"On the other hand, if I wanted to take the DNA that you left on a mug in my office and plant it on a knife or gun, it's very easy to do. The strength, and the weakness, of DNA is that it moves very easily. You just have to move a few cells and you have DNA," he said.

Most troubling to Hampikian is the absence of any DNA from Amanda Knox in the bedroom where the gruesome crime occurred.

He also pointed out the strong evidence against an Ivory Coast drifter, Rudy Guede, who also was convicted of the murder. Guede's saliva was found on the victim, his hand prints in blood were on the bedroom wall, his fingerprints were in the room, and his DNA was on the victim's bra and purse.

Guede, who fled to Germany after the murder, was arrested two months later after DNA from the crime scene was tested and matched his. Guede was convicted after a fast-track trial. His appeal was rejected, and he is serving a 16-year sentence.

Amanda Knox Case Takes Toll on Family

Knox came to Italy to study the language, but her Italian adventure has become a nightmare behind bars. She has spent 44 months in Capanne prison on the outskirts of Perugia, in a 10-by-13-foot cell that she shares with another inmate. She is allowed one hour outdoors per day, and two hour-long visits with family per week.

Her stepfather, Chris Mellas, has moved to Italy to visit Knox and attend her hearings. Six thousand miles away, in Seattle, Knox's sister, Deanna Knox, 21, is playing the role of big sister to their half-sisters, Ashley, 16, and Delaney, 12.

Deanna Knox went nearly a year without seeing her sister. "It gets harder and harder each year," she said. "People are growing up, people are changing. I really know she will come home. She will. It's just waiting."

To stay connected the sisters rely on a weekly 10 minute phone call with Knox, along with artwork and letters she mails home.

In addition, the financial toll has been astronomical. Knox's family has spent more than $1 million on her defense and on living expenses incurred on trips to Italy


There is no doubt Amanda Knox has captured the world's attention, and it's fair to say she has become a minor celebrity.

Judy Bachrach, a journalist who lives in Italy who has covered the case for Vanity Fair, told ABC News, "Amanda Knox has been portrayed by the Italian and British press from the beginning as the classic American girl with a heart of stone."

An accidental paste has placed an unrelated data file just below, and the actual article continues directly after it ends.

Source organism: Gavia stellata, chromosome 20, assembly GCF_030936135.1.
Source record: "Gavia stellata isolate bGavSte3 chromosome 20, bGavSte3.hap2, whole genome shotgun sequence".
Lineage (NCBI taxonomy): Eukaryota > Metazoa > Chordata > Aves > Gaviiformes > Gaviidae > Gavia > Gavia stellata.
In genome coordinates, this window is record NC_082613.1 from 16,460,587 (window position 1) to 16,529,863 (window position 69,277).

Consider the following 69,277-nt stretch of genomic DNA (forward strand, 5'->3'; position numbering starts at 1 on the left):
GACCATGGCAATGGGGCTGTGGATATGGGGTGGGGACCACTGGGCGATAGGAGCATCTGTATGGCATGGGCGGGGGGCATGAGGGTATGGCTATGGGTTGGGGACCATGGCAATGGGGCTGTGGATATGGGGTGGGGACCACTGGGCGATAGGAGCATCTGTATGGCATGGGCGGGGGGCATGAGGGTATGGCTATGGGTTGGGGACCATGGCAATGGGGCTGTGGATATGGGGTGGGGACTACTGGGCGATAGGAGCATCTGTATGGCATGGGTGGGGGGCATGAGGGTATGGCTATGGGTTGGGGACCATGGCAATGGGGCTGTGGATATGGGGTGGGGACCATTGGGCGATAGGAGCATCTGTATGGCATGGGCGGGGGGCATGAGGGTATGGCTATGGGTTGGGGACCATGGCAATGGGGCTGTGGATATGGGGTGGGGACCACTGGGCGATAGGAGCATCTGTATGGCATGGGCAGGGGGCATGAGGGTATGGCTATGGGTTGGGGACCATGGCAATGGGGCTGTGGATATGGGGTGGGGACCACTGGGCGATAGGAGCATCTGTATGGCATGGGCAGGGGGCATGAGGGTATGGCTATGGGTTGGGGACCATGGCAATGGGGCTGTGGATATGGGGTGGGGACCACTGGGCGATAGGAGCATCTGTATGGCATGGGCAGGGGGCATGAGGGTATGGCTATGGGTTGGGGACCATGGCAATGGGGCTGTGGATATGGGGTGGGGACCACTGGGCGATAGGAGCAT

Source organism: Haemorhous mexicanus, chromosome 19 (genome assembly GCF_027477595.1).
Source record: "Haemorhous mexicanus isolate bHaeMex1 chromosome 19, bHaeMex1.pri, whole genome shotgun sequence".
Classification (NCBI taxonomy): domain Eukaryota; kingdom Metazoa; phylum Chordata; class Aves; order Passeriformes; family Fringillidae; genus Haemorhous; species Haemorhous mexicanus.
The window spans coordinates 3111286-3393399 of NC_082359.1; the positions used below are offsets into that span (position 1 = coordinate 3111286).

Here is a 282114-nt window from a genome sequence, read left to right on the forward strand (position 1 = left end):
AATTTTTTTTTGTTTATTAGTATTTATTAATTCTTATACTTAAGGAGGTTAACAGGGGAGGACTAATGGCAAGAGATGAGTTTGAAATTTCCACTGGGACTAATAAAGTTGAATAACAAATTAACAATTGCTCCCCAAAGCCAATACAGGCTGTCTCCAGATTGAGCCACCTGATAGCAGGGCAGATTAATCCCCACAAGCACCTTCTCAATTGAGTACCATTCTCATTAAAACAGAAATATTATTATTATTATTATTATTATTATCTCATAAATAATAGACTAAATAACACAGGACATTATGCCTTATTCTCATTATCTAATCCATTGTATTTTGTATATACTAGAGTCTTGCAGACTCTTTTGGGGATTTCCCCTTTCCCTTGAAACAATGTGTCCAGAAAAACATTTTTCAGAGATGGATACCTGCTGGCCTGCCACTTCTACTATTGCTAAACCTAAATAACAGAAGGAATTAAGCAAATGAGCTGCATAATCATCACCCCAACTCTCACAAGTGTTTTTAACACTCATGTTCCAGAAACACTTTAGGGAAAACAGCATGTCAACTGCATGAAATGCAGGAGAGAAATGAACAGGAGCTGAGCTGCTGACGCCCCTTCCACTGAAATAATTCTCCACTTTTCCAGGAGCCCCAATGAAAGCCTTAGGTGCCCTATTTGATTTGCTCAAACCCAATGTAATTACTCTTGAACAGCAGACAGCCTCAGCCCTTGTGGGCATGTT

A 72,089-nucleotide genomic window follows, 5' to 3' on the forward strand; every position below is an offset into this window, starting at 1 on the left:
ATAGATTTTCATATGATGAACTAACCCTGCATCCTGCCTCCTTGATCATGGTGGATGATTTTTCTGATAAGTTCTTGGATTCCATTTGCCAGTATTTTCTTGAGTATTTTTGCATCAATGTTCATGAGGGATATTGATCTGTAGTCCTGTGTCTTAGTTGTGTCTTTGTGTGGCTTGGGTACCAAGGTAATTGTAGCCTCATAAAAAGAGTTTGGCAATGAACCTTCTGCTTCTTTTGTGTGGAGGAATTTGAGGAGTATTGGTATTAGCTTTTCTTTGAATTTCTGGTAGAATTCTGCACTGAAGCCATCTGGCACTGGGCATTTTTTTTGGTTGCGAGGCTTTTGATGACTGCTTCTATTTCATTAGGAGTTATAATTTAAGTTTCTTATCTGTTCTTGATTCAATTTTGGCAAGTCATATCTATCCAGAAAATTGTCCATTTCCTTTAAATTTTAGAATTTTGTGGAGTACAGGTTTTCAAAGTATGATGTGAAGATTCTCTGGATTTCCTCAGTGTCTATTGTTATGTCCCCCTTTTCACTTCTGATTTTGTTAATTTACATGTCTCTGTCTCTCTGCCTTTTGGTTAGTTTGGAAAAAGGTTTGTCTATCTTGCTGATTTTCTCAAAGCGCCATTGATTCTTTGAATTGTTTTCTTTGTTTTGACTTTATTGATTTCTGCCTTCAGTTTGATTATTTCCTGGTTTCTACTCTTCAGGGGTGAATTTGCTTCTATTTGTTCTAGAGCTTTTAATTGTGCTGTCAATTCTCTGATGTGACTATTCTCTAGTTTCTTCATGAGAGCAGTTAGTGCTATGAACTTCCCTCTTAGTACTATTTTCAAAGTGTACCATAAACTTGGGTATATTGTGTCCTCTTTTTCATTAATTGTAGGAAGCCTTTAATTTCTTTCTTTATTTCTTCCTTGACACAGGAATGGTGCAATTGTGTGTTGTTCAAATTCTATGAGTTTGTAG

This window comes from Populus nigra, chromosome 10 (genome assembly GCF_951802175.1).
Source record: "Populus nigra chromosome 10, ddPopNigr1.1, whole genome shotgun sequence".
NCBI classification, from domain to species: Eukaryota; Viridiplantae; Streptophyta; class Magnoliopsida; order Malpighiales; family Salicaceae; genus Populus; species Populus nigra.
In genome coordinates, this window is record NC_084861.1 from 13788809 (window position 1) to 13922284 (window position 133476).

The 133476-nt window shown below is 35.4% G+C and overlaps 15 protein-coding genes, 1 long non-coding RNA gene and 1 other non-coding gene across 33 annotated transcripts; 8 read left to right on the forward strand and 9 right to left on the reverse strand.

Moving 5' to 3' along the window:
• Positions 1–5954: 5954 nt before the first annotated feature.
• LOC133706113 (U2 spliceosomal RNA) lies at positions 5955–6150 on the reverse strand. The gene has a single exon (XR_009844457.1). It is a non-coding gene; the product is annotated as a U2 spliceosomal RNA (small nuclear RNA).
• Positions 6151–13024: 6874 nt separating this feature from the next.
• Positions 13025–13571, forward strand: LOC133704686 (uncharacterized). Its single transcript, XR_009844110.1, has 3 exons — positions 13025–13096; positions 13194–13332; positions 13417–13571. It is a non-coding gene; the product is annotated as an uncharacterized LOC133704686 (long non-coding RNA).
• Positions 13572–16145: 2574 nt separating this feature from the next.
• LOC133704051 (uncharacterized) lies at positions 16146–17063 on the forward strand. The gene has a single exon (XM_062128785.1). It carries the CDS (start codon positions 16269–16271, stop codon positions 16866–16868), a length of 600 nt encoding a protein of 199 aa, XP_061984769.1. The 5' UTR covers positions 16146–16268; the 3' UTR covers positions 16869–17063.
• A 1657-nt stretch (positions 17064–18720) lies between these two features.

Bachrach also clarified that criticism of Knox's behavior -- kissing Sollecito outside the crime scene, reportedly doing a cartwheel in the police station -- and assessments of her demeanor during the trial must be separated from forensic evidence.

"Amanda Knox is very different. She is quirky. She is also at times seemingly callous. That does not, however, make her guilty, and that's a very important thing to remember," explained Bachrach.

There are countless pro and anti Amanda Knox blogs, all of which seem to take a strong stance on her presumed guilt or innocence. A Google search for "Amanda Knox" shows nearly 4 million results.

The fascination with Knox has led to at least eight books and a Lifetime TV movie, "Amanda Knox: Murder on Trial in Italy," which starred Hayden Panettiere as Knox and premiered earlier this year. A Hollywood film is reportedly a possibility.

Knox Makes Emotional Plea in Court

The TV movie stirred controversy when graphic images of the re-created murder were seen in the movie's trailer. Knox's lawyers took legal action to block the movie and excerpts on TV and online. The case is ongoing.

Both Knox and her parents face slander charges over their allegations that police hit Amanda during her interrogation.

Prosecutor Guiliano Mignini is fighting his own battle. He was convicted of obstruction of justice and abuse of power in another case he argued, in Milan. He faces possible jail time.

The prosecution also has appealed the verdict in Knox's case. They are asking for a harsher sentence: life in prison for Knox.

During a May 21 appeal hearing, Knox made a composed but emotional plea in court. "I have been in prison for three years now and I am innocent. It is very frustrating and it is mentally exhausting and I want the truth to be found," she said, speaking in good Italian with a slight American accent. "There have been many mistakes and many prejudices."

Tearing up halfway through the brief statement, Knox went on to say, "I remember how I was young and how I did not understand anything and the most important thing is that I do not want to stay in prison unjustly for all my life."

An appeal decision is expected to come this fall. The possible outcomes for Amanda Knox include a life sentence, a reduced sentence or acquittal. Her family says if Knox loses this appeal, she will appeal to the Italian Supreme Court in Rome.

Bachrach was sure of Knox's guilt in the early days of the case, but her opinion has changed. "I was pretty positive when I started working on the Amanda Knox story that she was guilty," she said. "But as I examined the so-called evidence against her -- and the judge's words particularly -- I became convinced that she is not guilty. Absolutely convinced. This was a railroad job."

As for Amanda, more than three years ago she wrote in her prison diary: "I want to get married and have children. I want to create something good…. I want my time. I want my life."

Phoebe Natanson and Zachary Nowak contributed to this report.